TWIN FALLS — Chad Fistolera was angry at himself. His softball team, the 14U Twin Falls Terror, underperformed at a tournament in Spokane earlier this month, and he laid the blame on his shoulders. He is the head coach, after all.
Fistolera said all this to his players after the tournament ended. His assistant, Tony Chapa, pulled him aside afterward and gave him a pep talk. The whole team was to blame, Chapa said, not just Fistolera.
Fistolera immediately felt reassured, and a bit embarrassed. Here he was, fretting about a loss in front of Chapa, who, until last month, couldn’t even attend Terror softball games.
Chapa, 41, returned to the softball field in early June, more than a year after suffering life-threatening injuries in a freak car accident. This weekend, the man who defeated long odds watched the Terror compete at the 16U Magic Valley Madness tournament at the Oregon Trail Youth Baseball Complex.
“He’s the first one to let me know it’s just a game,” Fistolera said.
Around April of 2016, Chapa replaced the tires on his truck. He drove all around the state — to work at Pacific Steel & Recycling, to his daughters’ sporting events, etc. — the next two months without any issues.
On May 6, 2016, Chapa drove his daughter, Hailey, and her friend, Jolene Boyer, to an AAU basketball tournament in Pocatello. Around 4 p.m. near the Aberdeen exit on I-86, his truck’s back right tire blew. The truck swerved into the median and started rolling, all the way over the westbound highway.
Hailey and Boyer both suffered concussions, but they were not seriously injured otherwise. Boyer immediately called her father, Jon.
“We’ve been in a wreck,” Boyer screamed to her father. “We can’t find Tony.”
Chapa always wore his seatbelt, and he said this night was no different. He was ejected from the truck anyway, leaving him comatose.
Chapa, Hailey and Boyer were rushed to the emergency room in Aberdeen. The doctors quickly realized Chapa needed additional medical attention, so they airlifted him to Pocatello. His family joined him there.
Before Chapa’s wife, Misty, reached the hospital, all the medical staff told her was that Chapa was breathing and that she should get to there as quickly as possible.
Misty and Marcus were in Chapa’s room when the doctor declared a time of death. For about 10 minutes, Misty said, Chapa flat-lined.
Medial personnel continued CPR and other procedures as Misty and Marcus waited outside. At one point, a nurse called Misty and said, “Just pray.”
“I actually felt pretty at peace,” Misty said. “I don’t know why.”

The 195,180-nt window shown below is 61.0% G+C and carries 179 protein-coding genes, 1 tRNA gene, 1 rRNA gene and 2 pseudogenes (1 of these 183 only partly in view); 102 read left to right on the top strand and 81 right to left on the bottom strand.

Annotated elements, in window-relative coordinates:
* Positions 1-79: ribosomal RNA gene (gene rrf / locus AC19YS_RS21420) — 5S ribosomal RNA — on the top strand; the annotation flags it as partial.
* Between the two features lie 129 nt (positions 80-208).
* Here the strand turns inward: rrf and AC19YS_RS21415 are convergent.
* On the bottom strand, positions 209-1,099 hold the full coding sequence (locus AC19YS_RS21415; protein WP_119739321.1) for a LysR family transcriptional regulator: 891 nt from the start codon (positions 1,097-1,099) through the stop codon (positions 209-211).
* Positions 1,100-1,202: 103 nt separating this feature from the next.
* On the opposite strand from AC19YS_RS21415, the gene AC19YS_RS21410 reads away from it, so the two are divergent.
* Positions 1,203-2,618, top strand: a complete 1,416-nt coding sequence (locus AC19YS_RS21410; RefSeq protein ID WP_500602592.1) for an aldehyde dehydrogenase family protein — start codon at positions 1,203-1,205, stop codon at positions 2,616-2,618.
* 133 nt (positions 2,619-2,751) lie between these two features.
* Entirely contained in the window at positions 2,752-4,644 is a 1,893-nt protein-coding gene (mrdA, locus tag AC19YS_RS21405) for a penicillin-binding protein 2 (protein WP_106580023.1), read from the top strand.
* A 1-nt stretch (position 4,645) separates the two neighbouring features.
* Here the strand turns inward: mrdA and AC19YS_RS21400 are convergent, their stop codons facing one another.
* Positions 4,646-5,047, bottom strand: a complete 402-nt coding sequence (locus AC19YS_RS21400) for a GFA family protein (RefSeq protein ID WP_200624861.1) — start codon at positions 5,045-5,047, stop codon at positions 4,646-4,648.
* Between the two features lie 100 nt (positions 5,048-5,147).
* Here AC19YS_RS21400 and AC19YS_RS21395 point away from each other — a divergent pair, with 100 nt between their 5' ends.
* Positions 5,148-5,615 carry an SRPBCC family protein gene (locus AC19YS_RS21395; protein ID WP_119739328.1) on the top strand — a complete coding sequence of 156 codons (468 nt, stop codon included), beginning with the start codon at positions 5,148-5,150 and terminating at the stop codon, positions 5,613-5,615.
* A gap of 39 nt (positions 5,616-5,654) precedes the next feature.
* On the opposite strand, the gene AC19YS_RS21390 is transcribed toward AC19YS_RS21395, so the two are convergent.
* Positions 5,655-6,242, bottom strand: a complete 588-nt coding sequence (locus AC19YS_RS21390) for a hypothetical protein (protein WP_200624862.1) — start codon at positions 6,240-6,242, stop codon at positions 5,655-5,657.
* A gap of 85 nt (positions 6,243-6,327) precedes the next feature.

Chapa felt the same way. At one point during the 10 minutes, Chapa said God reached out to him, saying everything was going to be okay.
Chapa and Misty still aren’t sure why the flat-lining only lasted 10 minutes. After he was revived, Misty felt only a tinge of relief. Chapa was still in critical condition, and bad weather prevented the hospital from airlifting him to a bigger hospital in Salt Lake City.
When Chapa finally reached Salt Lake City, his odds remained slim.
“The doctor was pretty blunt,” Misty said. “He came out and said, ‘He’ll be lucky if he makes it 12 hours.’”
Twelves hours turned into 24 hours, then 36 hours, then three months. Chapa staved off death in a demolished body. Misty said he suffered a traumatic brain injury and received 11 surgeries. He remained in a coma for eight weeks. It took about 10 weeks for him to recognize his loved ones, to count, to remember life events before May 6.
“The only thing he really knew was how to read. He didn’t know what the names of letters were, numbers, but he could read,” Misty said. “And he always knew the girls on his basketball and softball team. He recognized them right away.”
Members of the Twin Falls Terror and the people who knew Chapa — from his hometown Burley to Kimberly, where he currently resides — came together to show support. They wrote the letters TT (Team Tony) on their bodies and athletic gear. They hosted a slow pitch softball tournament aimed to raise funds for the Chapas, who are still paying medical bills.
Chapa’s oldest daughter, Whitney, now plays softball at Walla Walla Community College. Last summer, the then-senior at Kimberly High School signed her letter of intent next to her father in the hospital. Whitney, Marcus and Hailey, visited him when they weren’t in school or playing sports.
Chapa went through an intensive rehab process that lasted from August 2016 to March of this year. Over time, his memory returned. His injuries healed to the point that he can walk and move his arms with relative ease.
An odd thing happened with his voice, too. Before the crash, Chapa’s voice had a significant stutter. Since May 6, the stutter has disappeared.
He still has trouble speaking because of the brain injury and a tracheotomy he received after the wreck. But he speaks in complete sentences and has no problem recalling past events.
This weekend, the Terror won the 14U segment of the Magic Valley Madness and finished fifth in the 16U bracket. Chapa caught pitches for the first time since the accident, and he coached alongside Fistolera, who on May 6 wasn’t sure he’d see his assistant again.
“I just prayed that he passed away peacefully,” Fistolera said. “I’m glad I was wrong.”
Chapa hopes to drive again, but it will take a while to get back to that point. He doesn’t love sitting in cars, mostly because he doesn’t like to be dependent on others. He’s ridden past the site of the crash, but the memory is too murky to trigger anything vivid in his head.
“I pray to God for everything,” he said. “Be careful what you do, because anything can happen.”
Since the accident, Chapa has been extra attentive in day-to-day life. He recognizes that danger can strike unexpectedly, so he doesn’t take anything for granted. He wants to watch his daughters play softball as long as he can. Win or lose. It's just a game, after all.